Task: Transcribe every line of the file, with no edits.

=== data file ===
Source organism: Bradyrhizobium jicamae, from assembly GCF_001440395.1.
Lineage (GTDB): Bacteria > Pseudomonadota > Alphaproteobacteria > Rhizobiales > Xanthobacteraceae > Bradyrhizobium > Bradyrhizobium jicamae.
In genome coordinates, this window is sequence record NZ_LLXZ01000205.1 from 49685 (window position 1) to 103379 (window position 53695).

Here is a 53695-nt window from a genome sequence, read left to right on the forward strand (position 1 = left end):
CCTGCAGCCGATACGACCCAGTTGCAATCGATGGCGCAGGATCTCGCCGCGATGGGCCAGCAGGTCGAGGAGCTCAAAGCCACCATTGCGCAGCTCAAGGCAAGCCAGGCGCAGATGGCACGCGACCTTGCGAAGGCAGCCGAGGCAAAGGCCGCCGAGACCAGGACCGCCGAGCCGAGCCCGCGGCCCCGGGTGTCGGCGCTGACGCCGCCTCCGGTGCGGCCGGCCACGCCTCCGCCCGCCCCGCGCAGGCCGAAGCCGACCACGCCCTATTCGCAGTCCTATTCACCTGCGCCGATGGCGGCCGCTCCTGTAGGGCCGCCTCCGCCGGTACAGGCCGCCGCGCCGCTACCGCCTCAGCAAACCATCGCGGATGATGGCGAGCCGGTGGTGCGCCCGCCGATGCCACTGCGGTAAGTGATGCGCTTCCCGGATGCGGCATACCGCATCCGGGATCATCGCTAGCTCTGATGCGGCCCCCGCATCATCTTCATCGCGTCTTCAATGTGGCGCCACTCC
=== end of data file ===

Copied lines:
Source organism: Bradyrhizobium jicamae, from assembly GCF_001440395.1.
Lineage (GTDB): Bacteria > Pseudomonadota > Alphaproteobacteria > Rhizobiales > Xanthobacteraceae > Bradyrhizobium > Bradyrhizobium jicamae.
In genome coordinates, this window is sequence record NZ_LLXZ01000205.1 from 49685 (window position 1) to 103379 (window position 53695).

Here is a 53695-nt window from a genome sequence, read left to right on the forward strand (position 1 = left end):
CCTGCAGCCGATACGACCCAGTTGCAATCGATGGCGCAGGATCTCGCCGCGATGGGCCAGCAGGTCGAGGAGCTCAAAGCCACCATTGCGCAGCTCAAGGCAAGCCAGGCGCAGATGGCACGCGACCTTGCGAAGGCAGCCGAGGCAAAGGCCGCCGAGACCAGGACCGCCGAGCCGAGCCCGCGGCCCCGGGTGTCGGCGCTGACGCCGCCTCCGGTGCGGCCGGCCACGCCTCCGCCCGCCCCGCGCAGGCCGAAGCCGACCACGCCCTATTCGCAGTCCTATTCACCTGCGCCGATGGCGGCCGCTCCTGTAGGGCCGCCTCCGCCGGTACAGGCCGCCGCGCCGCTACCGCCTCAGCAAACCATCGCGGATGATGGCGAGCCGGTGGTGCGCCCGCCGATGCCACTGCGGTAAGTGATGCGCTTCCCGGATGCGGCATACCGCATCCGGGATCATCGCTAGCTCTGATGCGGCCCCCGCATCATCTTCATCGCGTCTTCAATGTGGCGCCACTCC